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Navy fighter jet crashes on west side of Death Valley

Updated August 6, 2019 - 5:18 pm

A Navy fighter jet crashed Wednesday at Death Valley National Park during training, killing the pilot and causing minor injuries to seven people on the ground.

The aircraft was on a routine training flight when the crash occurred north of Naval Air Weapons Station China Lake about 10 a.m. Wednesday, the Navy said. “The Navy has confirmed that the pilot of the FA-18E died in the crash. In accordance with DoD (Department of Defense) policy, the identity of the pilot will be withheld 24 hours,” the Navy said Thursday on Twitter. “The Navy mourns the loss of one of our own and our thoughts go out to the family and friends affected by this tragedy.”

An investigation is underway. The fighter jet was identified as an F/A-18E Super Hornet, a single-seat aircraft. It was from strike fighter squadron VFA-151, known as the Vigilantes, and based at Naval Air Station Lemoore in California. It was flying with a second Navy fighter when the crash occurred. The second fighter jet returned safely.

Patrick Taylor, a spokesman for Death Valley National Park, told ABC News that the park received a report from the Panamint Springs Resort that a military plane had crashed on the west side of Death Valley near Father Crowley Overlook in an area known as Star Wars Canyon, ABC reported.

The canyon — more than 5 miles long and up to 5,000 feet wide — is about a three-hour drive northeast of Los Angeles, off California Highway 190, the Los Angeles Times reported in a May 2019 feature story. Taylor told the LA Times for the story that the Air Force and Navy have used “Star Wars Canyon” as a training area since World War II, long before it became part of the national park in 1994.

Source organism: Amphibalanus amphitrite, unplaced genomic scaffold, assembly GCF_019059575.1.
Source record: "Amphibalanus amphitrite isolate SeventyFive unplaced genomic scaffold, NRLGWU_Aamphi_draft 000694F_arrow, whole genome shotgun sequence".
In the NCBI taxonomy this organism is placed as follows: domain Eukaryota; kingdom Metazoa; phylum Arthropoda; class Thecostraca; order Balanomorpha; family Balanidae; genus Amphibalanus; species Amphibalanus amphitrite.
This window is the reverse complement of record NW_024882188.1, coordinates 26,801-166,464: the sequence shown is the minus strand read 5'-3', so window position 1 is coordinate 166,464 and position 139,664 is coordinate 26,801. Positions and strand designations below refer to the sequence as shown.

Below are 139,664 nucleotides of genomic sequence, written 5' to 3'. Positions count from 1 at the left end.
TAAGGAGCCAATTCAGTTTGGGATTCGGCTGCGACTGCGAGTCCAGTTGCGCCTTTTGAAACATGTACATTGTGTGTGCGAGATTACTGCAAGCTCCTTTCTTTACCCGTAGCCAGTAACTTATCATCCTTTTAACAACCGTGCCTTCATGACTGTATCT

“Most of the aircraft that pass through come from nearby bases such as Naval Air Weapons Station China Lake, Naval Air Station Lemoore, Edwards Air Force Base, Fresno Air National Guard Base and Nellis Air Force Base in Nevada. Foreign allied forces are also known to make flybys,” the newspaper stated.

KABC-TV reported that the seven who were injured were tourists from France and all part of the same family. “They were at an overlook checking out the view of the canyon, and say they didn’t even know the military used the area,” KABC said. “Most of them suffered nicks, cuts and burns when they were hit with shrapnel from the crash. One member of the group was more seriously injured with burn injuries on her back and was being taken to a Los Angeles-area hospital for treatment.”

The Super Hornet fighter jet is “able to perform virtually every mission in the tactical spectrum, including air superiority, day/night strike with precision-guided weapons, fighter escort, close air support, suppression of enemy air defenses, maritime strike, reconnaissance, forward air control and tanker missions,” Boeing’s website states.

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